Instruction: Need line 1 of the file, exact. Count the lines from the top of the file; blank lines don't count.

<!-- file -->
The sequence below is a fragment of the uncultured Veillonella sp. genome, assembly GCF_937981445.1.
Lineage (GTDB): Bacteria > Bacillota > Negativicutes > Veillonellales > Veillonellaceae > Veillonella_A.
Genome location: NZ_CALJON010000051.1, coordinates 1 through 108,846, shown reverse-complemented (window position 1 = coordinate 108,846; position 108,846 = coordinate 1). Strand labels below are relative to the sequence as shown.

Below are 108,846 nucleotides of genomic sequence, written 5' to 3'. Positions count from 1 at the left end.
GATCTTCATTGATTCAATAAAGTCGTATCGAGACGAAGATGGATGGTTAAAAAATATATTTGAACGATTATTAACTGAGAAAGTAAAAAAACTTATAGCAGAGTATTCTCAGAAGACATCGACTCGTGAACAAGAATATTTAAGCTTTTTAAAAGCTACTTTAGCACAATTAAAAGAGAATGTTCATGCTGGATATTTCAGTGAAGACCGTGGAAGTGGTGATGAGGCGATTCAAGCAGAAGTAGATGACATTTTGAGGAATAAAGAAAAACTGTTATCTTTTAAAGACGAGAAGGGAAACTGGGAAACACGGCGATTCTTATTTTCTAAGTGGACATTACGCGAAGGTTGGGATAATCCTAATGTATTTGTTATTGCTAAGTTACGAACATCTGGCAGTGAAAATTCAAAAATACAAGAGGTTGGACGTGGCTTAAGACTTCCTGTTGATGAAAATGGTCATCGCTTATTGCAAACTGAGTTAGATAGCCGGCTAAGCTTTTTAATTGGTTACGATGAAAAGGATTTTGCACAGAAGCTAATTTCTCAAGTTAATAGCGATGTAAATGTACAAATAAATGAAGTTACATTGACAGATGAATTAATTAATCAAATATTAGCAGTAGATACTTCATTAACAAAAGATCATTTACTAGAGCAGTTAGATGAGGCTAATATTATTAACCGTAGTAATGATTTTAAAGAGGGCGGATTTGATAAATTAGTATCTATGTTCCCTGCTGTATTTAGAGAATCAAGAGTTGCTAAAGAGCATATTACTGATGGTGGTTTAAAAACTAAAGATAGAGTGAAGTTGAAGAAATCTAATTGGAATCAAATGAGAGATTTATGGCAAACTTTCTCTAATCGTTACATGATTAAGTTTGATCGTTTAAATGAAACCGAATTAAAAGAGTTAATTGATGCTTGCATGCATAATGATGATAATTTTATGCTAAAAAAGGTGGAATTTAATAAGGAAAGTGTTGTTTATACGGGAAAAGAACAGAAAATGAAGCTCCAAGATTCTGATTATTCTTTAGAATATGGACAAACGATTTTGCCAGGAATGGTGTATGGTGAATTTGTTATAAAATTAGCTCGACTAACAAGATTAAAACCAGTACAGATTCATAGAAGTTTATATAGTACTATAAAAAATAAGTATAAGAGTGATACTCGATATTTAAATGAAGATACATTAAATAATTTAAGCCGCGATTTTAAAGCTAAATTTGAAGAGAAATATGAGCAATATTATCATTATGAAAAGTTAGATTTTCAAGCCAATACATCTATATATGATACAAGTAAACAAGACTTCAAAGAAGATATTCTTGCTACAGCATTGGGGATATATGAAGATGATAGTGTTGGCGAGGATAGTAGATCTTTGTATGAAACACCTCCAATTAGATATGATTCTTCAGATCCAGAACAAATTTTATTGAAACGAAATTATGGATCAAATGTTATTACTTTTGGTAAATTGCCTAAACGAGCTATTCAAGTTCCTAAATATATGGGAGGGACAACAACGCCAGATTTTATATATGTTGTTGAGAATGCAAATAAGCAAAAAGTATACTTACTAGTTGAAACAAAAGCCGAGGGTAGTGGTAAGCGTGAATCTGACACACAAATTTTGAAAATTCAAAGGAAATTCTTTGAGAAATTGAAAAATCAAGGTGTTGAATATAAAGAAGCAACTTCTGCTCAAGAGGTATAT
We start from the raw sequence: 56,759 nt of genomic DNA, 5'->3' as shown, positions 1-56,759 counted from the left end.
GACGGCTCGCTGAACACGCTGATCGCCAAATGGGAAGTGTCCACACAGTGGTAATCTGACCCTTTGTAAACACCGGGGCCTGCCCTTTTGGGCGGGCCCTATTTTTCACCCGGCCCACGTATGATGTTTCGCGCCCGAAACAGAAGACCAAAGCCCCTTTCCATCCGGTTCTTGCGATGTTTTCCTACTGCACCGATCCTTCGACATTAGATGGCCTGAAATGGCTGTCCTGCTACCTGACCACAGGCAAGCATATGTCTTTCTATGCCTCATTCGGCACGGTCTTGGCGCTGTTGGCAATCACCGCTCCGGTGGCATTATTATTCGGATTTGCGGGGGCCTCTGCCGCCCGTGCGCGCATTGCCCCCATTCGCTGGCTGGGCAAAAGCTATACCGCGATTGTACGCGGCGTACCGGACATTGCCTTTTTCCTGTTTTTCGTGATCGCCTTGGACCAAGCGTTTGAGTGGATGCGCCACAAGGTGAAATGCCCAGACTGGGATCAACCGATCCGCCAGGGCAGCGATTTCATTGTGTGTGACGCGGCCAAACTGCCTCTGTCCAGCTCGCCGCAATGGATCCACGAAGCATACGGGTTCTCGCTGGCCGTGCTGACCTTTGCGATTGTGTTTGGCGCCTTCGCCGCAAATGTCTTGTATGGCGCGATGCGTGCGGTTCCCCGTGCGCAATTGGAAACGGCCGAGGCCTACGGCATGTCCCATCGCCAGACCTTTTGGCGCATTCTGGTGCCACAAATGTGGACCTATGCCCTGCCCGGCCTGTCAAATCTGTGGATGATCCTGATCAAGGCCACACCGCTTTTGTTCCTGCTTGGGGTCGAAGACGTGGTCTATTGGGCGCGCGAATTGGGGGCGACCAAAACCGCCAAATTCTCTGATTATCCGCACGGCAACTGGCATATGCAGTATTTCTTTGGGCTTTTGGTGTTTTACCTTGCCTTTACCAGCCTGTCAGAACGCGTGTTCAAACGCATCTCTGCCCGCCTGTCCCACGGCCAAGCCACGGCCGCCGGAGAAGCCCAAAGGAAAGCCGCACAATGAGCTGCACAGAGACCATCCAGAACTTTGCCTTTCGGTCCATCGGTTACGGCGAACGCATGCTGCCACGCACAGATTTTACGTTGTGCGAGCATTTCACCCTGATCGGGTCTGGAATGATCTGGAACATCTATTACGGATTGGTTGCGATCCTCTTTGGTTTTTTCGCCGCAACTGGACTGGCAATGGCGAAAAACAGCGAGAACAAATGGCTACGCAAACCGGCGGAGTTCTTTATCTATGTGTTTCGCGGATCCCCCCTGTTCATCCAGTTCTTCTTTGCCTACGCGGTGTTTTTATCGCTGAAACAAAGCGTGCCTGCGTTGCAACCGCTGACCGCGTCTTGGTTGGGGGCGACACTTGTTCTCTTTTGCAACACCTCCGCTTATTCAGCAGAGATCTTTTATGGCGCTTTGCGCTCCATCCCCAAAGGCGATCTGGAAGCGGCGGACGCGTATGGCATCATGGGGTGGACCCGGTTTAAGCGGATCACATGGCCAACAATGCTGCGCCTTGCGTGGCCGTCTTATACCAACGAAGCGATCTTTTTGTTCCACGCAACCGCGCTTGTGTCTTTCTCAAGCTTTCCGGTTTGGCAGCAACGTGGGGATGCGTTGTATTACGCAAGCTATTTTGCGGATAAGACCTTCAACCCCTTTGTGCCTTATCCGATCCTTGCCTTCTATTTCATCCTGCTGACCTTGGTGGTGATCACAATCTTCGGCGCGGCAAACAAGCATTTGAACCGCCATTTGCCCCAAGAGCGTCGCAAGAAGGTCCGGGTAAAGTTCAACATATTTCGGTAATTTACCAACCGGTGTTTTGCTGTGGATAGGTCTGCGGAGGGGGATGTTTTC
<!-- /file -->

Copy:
The sequence below is a fragment of the uncultured Veillonella sp. genome, assembly GCF_937981445.1.